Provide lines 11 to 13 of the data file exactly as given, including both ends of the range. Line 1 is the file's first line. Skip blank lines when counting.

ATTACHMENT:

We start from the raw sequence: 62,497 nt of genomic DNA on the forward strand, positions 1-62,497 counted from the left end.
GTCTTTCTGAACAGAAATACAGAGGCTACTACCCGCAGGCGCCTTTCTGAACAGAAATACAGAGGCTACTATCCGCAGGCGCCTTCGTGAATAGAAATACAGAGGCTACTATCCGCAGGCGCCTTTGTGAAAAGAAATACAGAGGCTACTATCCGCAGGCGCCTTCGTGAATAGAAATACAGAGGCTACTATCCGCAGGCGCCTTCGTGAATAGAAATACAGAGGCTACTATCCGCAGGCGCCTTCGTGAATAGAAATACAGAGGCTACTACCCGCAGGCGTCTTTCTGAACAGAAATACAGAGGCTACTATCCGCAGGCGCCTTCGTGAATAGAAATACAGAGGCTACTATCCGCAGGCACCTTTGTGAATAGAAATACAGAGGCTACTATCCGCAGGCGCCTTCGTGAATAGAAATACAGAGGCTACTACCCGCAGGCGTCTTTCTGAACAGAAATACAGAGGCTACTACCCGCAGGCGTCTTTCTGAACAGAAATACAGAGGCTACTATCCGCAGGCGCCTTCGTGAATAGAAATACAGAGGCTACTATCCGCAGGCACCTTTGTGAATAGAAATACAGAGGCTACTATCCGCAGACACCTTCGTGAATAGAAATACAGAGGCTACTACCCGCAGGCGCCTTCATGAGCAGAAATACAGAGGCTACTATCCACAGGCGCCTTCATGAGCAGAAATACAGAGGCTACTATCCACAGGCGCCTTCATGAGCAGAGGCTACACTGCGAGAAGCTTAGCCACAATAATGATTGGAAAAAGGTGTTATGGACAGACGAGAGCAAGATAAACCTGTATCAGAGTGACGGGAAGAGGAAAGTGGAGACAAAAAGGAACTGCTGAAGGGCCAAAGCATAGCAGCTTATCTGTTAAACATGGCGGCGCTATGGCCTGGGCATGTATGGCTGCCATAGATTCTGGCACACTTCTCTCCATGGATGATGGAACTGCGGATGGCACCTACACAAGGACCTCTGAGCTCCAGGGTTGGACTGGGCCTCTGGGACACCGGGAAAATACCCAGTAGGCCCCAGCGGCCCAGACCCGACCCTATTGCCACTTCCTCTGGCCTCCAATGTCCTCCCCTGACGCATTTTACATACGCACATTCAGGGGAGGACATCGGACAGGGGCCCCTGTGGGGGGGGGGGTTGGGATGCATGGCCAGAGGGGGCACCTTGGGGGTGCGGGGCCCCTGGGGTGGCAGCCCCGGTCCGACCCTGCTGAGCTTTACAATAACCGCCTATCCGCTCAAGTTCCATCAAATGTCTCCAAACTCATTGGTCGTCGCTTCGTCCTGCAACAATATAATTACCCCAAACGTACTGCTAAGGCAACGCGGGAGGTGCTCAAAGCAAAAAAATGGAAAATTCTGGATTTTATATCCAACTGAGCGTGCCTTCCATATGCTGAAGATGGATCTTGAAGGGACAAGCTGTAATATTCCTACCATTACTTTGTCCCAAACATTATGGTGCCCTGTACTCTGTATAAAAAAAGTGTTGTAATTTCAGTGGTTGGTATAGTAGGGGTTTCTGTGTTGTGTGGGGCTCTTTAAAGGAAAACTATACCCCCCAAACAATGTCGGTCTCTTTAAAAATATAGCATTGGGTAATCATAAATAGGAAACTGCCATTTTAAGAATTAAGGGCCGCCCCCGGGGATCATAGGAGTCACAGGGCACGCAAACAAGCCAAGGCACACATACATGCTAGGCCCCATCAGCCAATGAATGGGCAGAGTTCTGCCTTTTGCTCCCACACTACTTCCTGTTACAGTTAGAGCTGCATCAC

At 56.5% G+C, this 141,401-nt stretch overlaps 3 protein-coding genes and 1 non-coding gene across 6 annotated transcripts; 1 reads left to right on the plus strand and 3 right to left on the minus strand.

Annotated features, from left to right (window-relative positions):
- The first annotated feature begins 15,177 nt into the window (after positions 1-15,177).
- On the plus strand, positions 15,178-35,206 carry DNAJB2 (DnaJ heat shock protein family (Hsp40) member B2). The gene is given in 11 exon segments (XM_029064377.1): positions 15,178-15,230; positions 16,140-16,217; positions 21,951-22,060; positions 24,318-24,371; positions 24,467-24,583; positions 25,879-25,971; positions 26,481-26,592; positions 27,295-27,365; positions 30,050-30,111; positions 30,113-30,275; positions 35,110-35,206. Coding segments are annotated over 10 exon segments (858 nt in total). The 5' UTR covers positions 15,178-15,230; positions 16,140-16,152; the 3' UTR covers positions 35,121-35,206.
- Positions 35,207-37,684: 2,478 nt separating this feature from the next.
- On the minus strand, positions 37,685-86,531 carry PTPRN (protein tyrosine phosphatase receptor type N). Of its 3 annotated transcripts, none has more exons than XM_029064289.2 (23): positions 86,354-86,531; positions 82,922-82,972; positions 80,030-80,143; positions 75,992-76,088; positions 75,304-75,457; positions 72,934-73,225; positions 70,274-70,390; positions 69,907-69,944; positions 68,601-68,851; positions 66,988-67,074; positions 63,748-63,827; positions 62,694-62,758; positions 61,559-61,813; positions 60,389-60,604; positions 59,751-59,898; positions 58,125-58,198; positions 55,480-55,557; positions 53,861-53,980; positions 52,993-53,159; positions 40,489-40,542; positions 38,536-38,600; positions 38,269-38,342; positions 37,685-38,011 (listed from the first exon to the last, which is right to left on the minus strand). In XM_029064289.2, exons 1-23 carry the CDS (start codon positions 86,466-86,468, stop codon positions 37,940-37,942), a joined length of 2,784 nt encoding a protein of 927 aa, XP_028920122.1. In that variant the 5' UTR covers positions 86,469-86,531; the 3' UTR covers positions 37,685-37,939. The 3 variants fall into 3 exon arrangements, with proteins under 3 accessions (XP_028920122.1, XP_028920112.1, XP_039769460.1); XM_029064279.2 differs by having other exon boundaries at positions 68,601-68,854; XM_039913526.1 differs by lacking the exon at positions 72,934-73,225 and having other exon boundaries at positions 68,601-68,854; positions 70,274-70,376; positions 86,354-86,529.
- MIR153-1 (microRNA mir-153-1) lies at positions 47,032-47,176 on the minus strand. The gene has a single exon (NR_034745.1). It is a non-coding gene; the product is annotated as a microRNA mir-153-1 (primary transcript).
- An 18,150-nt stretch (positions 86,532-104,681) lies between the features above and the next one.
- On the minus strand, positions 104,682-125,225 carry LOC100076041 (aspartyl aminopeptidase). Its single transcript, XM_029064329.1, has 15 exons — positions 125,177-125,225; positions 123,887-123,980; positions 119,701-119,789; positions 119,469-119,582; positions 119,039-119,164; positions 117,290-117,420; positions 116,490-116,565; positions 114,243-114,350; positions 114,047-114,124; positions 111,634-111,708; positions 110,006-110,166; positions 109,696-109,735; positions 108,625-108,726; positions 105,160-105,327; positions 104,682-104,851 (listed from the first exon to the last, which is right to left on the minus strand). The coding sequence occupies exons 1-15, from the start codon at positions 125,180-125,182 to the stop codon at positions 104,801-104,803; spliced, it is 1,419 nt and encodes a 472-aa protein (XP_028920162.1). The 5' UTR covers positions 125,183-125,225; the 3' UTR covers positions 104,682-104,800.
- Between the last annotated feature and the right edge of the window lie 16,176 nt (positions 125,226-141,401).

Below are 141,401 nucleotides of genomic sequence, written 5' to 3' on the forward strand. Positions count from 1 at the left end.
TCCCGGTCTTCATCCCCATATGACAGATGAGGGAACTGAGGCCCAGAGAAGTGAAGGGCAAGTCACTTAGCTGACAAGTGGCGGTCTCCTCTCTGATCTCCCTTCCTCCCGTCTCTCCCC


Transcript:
- On the minus strand, positions 104,682-125,225 carry LOC100076041 (aspartyl aminopeptidase). Its single transcript, XM_029064329.1, has 15 exons — positions 125,177-125,225; positions 123,887-123,980; positions 119,701-119,789; positions 119,469-119,582; positions 119,039-119,164; positions 117,290-117,420; positions 116,490-116,565; positions 114,243-114,350; positions 114,047-114,124; positions 111,634-111,708; positions 110,006-110,166; positions 109,696-109,735; positions 108,625-108,726; positions 105,160-105,327; positions 104,682-104,851 (listed from the first exon to the last, which is right to left on the minus strand). The coding sequence occupies exons 1-15, from the start codon at positions 125,180-125,182 to the stop codon at positions 104,801-104,803; spliced, it is 1,419 nt and encodes a 472-aa protein (XP_028920162.1). The 5' UTR covers positions 125,183-125,225; the 3' UTR covers positions 104,682-104,800.
- Between the last annotated feature and the right edge of the window lie 16,176 nt (positions 125,226-141,401).

Below are 141,401 nucleotides of genomic sequence, written 5' to 3' on the forward strand. Positions count from 1 at the left end.